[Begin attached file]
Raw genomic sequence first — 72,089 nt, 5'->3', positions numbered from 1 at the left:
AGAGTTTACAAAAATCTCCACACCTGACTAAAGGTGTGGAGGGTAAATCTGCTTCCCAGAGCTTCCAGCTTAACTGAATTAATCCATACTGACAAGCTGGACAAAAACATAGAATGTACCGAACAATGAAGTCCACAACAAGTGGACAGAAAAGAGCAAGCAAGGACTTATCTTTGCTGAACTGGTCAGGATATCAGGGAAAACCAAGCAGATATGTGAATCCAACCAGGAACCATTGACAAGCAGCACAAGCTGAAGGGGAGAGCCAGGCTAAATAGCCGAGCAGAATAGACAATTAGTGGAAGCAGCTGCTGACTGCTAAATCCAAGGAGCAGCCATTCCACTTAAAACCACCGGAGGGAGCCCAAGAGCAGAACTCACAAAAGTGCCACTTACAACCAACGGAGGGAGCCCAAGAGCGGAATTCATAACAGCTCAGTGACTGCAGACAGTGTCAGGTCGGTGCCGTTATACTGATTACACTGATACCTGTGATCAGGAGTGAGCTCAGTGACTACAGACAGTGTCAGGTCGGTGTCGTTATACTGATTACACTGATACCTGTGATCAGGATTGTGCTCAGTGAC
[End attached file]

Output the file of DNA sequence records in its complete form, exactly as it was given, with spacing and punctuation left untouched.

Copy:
Raw genomic sequence first — 72,089 nt, 5'->3', positions numbered from 1 at the left:
AGAGTTTACAAAAATCTCCACACCTGACTAAAGGTGTGGAGGGTAAATCTGCTTCCCAGAGCTTCCAGCTTAACTGAATTAATCCATACTGACAAGCTGGACAAAAACATAGAATGTACCGAACAATGAAGTCCACAACAAGTGGACAGAAAAGAGCAAGCAAGGACTTATCTTTGCTGAACTGGTCAGGATATCAGGGAAAACCAAGCAGATATGTGAATCCAACCAGGAACCATTGACAAGCAGCACAAGCTGAAGGGGAGAGCCAGGCTAAATAGCCGAGCAGAATAGACAATTAGTGGAAGCAGCTGCTGACTGCTAAATCCAAGGAGCAGCCATTCCACTTAAAACCACCGGAGGGAGCCCAAGAGCAGAACTCACAAAAGTGCCACTTACAACCAACGGAGGGAGCCCAAGAGCGGAATTCATAACAGCTCAGTGACTGCAGACAGTGTCAGGTCGGTGCCGTTATACTGATTACACTGATACCTGTGATCAGGAGTGAGCTCAGTGACTACAGACAGTGTCAGGTCGGTGTCGTTATACTGATTACACTGATACCTGTGATCAGGATTGTGCTCAGTGAC